By Hana Namrouqa

AMMAN – Long faced by hurdles and local community rejection, Qatar and Ghor Fifa in Wadi Araba have joined Jordan’s protected areas network to preserve unique ecosystems and locally and globally endangered species.

In the meantime, negotiations between the Royal Society for the Conservation of Nature (RSCN) and the local community in Rahmeh, a proposed protected area in Wadi Araba, continue due to local objection to the idea.

With the newly approved protected areas in Qatar and Ghor Fifa, Jordan is now home to 10 nature reserves, which also include Dana, Azraq, Shoumari, Mujib, Ajloun, Wadi Rum, Dibbeen and the Yarmouk River Basin.

Four areas in Wadi Araba were proposed to become protected areas, including Ghor Fifa, Qatar, Rahmeh and Jabal Masouda, under the Integrated Ecosystem Management-Jordan Rift Valley Project (IEM-JRV), a World Bank-funded project.

The Jordan Valley Authority has approved this month announcing Qatar and Ghor Fifa as protected areas, while Jabal Masouda was dropped from the list and the RSCN is working on persuading the local community in Rahmeh with the benefits they would reap if the area was added to the list.

In Qatar, located 40 kilometres north of the Gulf of Aqaba, the local community resisted the idea of announcing their area as a protected area, fearing for their interests and claiming that their cattle will no longer have lands to graze.

“The local community in Qatar has accepted the idea after the RSCN suggested redrawing the boundaries of the protected area, which have been moved to the east of the Wadi Araba road instead of the west on Jordan’s borders with Israel,” IEM-JRV Director Tarek Abulhawa said.

Authorities were also in favour of the new design of the Qatar protected area, Abulhawa said, highlighting that the old map would have intercepted with the proposed route of the Red-Dead Water Conveyance Project.

Qatar, a small village inhabited by 207 people, consists of different habitats, including acacia woodland, sand dunes and mudflats. It is home to 16 types of vegetation, six kinds of mammals, five types of reptiles and 32 species of birds, according to the RSCN.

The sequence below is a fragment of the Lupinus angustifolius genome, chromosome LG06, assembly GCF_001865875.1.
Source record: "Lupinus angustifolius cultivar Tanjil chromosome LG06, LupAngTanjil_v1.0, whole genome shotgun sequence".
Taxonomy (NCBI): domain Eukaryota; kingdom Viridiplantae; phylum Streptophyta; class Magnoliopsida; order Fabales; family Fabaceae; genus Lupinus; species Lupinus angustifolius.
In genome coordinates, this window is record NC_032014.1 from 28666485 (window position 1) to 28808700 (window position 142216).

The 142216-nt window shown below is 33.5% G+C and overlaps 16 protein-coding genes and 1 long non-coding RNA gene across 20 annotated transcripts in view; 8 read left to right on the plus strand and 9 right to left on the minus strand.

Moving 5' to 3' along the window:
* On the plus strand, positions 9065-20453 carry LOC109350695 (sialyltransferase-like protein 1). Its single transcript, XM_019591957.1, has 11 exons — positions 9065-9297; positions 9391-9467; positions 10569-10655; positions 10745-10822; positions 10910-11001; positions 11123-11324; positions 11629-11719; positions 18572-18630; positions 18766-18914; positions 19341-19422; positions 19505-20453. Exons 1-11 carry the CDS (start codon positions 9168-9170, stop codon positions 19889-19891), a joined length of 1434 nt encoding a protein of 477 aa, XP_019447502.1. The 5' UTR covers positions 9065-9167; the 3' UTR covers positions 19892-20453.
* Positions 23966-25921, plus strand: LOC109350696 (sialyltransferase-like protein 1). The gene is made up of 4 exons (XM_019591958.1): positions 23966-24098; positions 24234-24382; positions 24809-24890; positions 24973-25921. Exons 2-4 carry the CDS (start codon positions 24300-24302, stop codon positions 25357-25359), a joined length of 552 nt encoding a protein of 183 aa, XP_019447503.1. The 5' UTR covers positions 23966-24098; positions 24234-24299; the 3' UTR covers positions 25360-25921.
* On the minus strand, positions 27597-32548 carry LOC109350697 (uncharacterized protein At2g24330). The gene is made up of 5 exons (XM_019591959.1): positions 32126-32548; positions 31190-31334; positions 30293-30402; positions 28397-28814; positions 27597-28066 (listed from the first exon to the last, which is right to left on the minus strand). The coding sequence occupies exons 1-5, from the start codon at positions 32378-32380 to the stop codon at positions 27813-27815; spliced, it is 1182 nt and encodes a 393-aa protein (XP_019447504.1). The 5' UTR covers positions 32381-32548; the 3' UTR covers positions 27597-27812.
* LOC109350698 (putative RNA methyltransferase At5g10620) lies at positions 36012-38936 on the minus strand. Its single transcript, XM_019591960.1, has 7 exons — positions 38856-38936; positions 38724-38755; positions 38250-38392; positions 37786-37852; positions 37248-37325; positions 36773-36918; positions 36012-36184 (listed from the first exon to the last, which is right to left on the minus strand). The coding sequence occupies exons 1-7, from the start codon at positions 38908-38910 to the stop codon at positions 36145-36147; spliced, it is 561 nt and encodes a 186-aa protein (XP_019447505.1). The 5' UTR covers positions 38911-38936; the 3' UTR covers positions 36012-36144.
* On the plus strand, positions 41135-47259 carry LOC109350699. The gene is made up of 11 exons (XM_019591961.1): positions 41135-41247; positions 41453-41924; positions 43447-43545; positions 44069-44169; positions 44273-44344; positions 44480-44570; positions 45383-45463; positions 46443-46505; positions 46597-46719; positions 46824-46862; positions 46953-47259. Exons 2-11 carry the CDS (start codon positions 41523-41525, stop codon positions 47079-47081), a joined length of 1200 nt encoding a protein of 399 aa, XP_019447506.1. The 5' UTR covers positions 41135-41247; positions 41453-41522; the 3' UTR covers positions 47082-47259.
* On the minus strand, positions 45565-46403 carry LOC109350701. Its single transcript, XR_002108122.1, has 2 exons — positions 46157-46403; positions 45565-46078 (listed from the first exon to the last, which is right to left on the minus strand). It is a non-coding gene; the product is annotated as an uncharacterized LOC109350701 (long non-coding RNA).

“Although the boundaries of the Qatar protected area have been changed, the new site still represents the same ecosystems we seek to protect. With this decision, we gained the support of the local community, who are our partners in preserving the area,” Abulhawa noted.

At the southern tip of the Dead Sea lies Ghor Fifa. The area contains remnants of sub-tropical vegetation and freshwater streams that have created an oasis in an arid area, thus attracting migrating birds. Ghor Fifa is also home to the Syrian wolf and the majestic caracal, according to the RSCN.

“We have established management units at the two newly approved protected areas, and we are currently designing socio-economic projects to ensure sustainability of preservation programmes and generate job opportunities for local residents,” Abulhawa noted.

As for Rahmeh, the RSCN will continue deliberations with the local community, he said.

“We need the government to facilitate negotiations with the people in Rahmeh to convince them that they will benefit from the proposed protected area,” he added.

Some 1,279 people live in Rahmeh, located 55 kilometres north of Aqaba. The proposed protected area’s landscape would be 53 square kilometres. It is home to 24 types of plants, 13 animal and 17 bird species, according to the society.

Meanwhile, Abulhawa said that the RSCN is currently scouting for a new location to replace Jabal Masouda, which was dropped earlier this year from Jordan’s list of proposed protected areas.

Jabal Masouda, located in Maan Governorate, was removed from Jordan’s list of proposed protected areas because it lost its ecological significance that qualifies it to become a protected area, in addition to the local communities’ rejection of establishing a protected area within their tribal wajihat, which are lands allocated to Jordanian bedouin tribes in the pre-state era for grazing and cultivation purposes